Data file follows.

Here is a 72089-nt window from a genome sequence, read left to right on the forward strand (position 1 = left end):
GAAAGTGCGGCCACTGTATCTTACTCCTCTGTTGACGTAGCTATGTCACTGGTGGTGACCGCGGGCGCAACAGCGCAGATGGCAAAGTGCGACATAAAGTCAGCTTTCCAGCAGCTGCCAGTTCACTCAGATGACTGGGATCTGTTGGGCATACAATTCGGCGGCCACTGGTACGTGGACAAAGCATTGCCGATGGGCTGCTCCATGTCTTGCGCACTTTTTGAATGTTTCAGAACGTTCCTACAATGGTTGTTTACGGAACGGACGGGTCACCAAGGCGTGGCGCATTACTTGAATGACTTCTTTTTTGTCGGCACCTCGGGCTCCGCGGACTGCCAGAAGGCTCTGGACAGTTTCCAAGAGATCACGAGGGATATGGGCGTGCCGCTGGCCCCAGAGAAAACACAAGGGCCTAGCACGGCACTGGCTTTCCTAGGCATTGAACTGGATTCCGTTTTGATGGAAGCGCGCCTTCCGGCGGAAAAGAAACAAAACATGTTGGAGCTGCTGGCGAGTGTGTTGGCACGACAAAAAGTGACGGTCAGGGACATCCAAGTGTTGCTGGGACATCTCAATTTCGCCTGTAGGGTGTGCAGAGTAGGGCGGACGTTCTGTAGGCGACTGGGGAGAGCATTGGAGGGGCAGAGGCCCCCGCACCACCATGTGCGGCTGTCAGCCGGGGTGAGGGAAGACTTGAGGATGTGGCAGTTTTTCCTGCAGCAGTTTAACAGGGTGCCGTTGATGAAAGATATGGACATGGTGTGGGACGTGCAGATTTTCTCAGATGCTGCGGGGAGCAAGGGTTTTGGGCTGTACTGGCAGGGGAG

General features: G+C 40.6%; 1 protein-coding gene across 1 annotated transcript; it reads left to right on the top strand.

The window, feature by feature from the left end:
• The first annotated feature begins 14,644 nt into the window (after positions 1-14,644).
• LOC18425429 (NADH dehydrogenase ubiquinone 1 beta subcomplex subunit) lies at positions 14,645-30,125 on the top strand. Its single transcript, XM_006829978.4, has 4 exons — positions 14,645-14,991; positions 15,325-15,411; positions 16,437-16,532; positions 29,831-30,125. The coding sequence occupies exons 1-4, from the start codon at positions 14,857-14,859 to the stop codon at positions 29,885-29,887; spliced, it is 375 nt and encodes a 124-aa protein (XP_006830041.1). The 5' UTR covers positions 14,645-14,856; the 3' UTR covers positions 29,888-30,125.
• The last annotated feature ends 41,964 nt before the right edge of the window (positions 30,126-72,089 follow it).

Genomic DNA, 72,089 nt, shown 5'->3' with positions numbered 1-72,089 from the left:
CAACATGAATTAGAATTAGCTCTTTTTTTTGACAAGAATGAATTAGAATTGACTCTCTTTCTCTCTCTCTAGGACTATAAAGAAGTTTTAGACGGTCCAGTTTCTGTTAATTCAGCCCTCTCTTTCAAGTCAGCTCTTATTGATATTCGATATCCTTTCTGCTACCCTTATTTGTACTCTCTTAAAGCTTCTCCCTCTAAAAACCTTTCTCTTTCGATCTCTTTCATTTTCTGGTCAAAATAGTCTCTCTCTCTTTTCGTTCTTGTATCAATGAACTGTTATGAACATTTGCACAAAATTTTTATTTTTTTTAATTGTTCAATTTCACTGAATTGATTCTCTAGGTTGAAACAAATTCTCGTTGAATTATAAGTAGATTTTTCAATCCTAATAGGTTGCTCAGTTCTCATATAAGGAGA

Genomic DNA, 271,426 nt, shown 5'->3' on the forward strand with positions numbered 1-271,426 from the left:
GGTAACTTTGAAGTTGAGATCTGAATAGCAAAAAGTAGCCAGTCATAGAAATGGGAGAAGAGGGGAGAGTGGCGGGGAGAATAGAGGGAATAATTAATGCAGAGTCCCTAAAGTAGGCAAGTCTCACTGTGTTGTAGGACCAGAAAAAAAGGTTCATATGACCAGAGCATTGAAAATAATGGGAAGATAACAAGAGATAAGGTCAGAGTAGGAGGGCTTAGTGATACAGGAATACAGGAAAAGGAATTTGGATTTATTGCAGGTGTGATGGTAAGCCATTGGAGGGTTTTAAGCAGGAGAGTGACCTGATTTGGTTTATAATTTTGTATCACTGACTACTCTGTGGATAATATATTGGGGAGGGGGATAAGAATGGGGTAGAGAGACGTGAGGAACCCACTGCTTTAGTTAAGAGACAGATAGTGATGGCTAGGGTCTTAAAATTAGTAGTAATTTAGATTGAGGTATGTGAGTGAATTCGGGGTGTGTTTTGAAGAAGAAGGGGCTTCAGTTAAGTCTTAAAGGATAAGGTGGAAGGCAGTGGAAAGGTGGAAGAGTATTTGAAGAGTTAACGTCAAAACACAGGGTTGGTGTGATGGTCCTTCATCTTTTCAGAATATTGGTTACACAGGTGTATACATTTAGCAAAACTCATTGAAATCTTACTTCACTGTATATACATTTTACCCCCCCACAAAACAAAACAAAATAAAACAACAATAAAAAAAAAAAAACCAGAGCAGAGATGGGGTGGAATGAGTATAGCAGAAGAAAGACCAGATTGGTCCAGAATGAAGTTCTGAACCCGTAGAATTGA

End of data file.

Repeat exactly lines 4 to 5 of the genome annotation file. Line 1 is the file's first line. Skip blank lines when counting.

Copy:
The window, feature by feature from the left end:
• The first annotated feature begins 14,644 nt into the window (after positions 1-14,644).